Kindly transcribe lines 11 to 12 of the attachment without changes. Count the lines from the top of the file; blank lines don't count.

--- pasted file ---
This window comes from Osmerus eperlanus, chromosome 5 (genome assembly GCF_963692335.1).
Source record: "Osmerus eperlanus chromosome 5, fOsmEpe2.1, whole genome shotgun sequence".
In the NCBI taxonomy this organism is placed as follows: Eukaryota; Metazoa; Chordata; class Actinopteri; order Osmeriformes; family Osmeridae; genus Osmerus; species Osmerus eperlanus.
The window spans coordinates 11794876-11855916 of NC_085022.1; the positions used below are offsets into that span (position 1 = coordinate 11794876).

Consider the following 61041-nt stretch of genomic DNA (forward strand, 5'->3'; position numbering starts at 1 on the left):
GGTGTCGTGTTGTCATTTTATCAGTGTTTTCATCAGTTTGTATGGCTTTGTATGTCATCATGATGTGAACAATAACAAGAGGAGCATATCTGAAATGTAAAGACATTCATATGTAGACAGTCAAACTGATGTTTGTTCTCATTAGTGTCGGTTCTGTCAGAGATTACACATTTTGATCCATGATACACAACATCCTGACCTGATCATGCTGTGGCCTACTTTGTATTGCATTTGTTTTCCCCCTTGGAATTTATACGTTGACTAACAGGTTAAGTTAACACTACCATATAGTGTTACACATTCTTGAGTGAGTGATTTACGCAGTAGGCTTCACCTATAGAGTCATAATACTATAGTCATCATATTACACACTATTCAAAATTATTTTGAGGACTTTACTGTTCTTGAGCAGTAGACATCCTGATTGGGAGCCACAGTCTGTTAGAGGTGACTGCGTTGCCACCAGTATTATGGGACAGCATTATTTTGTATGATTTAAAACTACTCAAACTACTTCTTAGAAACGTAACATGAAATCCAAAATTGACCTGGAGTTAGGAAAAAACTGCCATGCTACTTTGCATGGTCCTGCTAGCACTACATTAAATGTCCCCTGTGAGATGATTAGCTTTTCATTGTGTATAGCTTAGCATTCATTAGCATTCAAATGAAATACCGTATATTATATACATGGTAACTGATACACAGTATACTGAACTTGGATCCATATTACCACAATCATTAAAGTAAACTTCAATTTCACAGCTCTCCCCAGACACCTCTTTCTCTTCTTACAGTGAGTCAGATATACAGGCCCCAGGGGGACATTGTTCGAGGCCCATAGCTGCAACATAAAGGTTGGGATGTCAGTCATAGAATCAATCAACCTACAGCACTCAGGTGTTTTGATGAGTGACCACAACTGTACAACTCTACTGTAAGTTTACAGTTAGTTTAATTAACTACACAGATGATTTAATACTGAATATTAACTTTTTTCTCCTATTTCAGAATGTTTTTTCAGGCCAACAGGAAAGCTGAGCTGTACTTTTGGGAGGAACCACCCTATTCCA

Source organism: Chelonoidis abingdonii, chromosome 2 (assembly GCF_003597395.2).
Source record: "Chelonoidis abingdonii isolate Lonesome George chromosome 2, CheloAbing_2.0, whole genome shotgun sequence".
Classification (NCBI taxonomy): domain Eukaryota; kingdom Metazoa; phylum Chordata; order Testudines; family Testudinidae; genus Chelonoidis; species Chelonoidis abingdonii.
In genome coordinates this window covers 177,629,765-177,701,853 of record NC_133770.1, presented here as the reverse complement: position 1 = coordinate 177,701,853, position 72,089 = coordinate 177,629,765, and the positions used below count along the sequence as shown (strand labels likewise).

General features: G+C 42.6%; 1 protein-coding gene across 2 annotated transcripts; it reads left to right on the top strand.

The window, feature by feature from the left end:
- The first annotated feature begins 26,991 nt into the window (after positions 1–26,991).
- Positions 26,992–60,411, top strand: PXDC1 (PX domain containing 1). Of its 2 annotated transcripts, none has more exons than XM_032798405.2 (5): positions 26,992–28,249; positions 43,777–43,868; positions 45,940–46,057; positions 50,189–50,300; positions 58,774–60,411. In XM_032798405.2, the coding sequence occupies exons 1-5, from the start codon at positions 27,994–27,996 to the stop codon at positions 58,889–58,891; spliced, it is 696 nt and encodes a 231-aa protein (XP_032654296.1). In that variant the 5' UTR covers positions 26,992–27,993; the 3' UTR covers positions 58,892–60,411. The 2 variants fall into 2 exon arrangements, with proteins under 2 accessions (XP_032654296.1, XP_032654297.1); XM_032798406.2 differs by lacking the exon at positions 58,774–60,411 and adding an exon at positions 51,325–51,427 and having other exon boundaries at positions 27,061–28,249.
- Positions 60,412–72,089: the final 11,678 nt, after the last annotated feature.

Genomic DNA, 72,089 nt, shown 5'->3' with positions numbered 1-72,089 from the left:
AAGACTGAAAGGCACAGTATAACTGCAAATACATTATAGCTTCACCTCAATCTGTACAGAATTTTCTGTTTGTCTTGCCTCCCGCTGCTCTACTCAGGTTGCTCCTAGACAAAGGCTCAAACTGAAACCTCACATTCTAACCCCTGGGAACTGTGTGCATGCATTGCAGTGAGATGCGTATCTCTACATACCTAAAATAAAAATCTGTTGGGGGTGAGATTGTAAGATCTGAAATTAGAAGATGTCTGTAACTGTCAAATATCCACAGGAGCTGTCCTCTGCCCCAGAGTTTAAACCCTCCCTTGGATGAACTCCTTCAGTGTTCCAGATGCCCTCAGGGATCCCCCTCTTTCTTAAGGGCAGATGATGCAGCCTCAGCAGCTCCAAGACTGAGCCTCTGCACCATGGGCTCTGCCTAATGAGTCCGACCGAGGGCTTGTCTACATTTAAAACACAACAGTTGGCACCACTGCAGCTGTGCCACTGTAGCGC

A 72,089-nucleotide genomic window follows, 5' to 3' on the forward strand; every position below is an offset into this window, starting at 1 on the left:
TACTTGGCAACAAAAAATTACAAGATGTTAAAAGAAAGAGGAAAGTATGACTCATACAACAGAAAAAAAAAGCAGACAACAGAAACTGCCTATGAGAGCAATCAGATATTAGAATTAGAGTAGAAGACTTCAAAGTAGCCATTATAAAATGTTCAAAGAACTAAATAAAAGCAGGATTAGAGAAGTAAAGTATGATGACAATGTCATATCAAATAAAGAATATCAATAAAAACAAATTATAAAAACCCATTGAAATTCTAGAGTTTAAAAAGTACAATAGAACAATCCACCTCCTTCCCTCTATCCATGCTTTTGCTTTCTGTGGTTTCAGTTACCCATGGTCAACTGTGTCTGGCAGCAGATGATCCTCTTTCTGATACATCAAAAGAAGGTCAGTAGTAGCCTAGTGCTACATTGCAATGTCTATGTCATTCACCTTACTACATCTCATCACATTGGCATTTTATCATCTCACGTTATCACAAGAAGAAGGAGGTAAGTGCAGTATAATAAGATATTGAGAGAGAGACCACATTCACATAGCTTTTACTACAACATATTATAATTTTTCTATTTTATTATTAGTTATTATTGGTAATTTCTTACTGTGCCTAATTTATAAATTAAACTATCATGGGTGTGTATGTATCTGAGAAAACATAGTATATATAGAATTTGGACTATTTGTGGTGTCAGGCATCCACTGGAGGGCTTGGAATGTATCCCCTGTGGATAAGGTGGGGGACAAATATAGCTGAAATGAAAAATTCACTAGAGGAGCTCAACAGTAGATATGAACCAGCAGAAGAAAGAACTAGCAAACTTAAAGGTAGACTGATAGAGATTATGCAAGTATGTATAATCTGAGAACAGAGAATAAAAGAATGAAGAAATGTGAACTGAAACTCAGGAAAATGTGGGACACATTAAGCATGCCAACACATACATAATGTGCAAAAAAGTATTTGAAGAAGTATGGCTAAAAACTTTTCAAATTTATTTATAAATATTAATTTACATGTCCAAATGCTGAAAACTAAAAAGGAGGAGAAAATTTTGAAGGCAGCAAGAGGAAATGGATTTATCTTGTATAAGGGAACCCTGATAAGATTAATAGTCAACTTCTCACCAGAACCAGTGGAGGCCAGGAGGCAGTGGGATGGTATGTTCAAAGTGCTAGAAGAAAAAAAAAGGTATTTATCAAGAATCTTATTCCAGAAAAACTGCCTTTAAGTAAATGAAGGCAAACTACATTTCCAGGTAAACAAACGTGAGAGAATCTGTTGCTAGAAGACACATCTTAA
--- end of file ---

General features: G+C 42.6%; 1 protein-coding gene across 2 annotated transcripts; it reads left to right on the top strand.

The window, feature by feature from the left end: